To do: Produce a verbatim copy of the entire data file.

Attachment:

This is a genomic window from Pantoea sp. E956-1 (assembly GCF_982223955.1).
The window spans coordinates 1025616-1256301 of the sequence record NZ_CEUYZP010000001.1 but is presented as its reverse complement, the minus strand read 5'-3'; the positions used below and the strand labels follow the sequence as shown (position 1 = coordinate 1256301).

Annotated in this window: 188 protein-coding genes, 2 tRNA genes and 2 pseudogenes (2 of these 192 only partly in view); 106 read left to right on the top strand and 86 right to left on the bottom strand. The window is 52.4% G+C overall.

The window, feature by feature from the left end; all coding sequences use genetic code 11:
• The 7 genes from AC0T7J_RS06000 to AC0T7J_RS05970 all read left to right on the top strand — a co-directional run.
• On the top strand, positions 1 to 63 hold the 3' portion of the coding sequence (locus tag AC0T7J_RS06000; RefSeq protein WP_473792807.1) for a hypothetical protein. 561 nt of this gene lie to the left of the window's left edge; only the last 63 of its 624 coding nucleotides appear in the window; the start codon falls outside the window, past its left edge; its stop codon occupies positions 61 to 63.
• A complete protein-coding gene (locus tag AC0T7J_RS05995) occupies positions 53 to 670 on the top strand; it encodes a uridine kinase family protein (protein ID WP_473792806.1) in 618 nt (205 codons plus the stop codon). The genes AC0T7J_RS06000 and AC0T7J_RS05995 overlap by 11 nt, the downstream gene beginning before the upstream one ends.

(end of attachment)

This is a genomic window from Pantoea sp. E956-1 (assembly GCF_982223955.1).
The window spans coordinates 1025616-1256301 of the sequence record NZ_CEUYZP010000001.1 but is presented as its reverse complement, the minus strand read 5'-3'; the positions used below and the strand labels follow the sequence as shown (position 1 = coordinate 1256301).

Annotated in this window: 188 protein-coding genes, 2 tRNA genes and 2 pseudogenes (2 of these 192 only partly in view); 106 read left to right on the top strand and 86 right to left on the bottom strand. The window is 52.4% G+C overall.

The window, feature by feature from the left end; all coding sequences use genetic code 11:
• The 7 genes from AC0T7J_RS06000 to AC0T7J_RS05970 all read left to right on the top strand — a co-directional run.
• On the top strand, positions 1 to 63 hold the 3' portion of the coding sequence (locus tag AC0T7J_RS06000; RefSeq protein WP_473792807.1) for a hypothetical protein. 561 nt of this gene lie to the left of the window's left edge; only the last 63 of its 624 coding nucleotides appear in the window; the start codon falls outside the window, past its left edge; its stop codon occupies positions 61 to 63.
• A complete protein-coding gene (locus tag AC0T7J_RS05995) occupies positions 53 to 670 on the top strand; it encodes a uridine kinase family protein (protein ID WP_473792806.1) in 618 nt (205 codons plus the stop codon). The genes AC0T7J_RS06000 and AC0T7J_RS05995 overlap by 11 nt, the downstream gene beginning before the upstream one ends.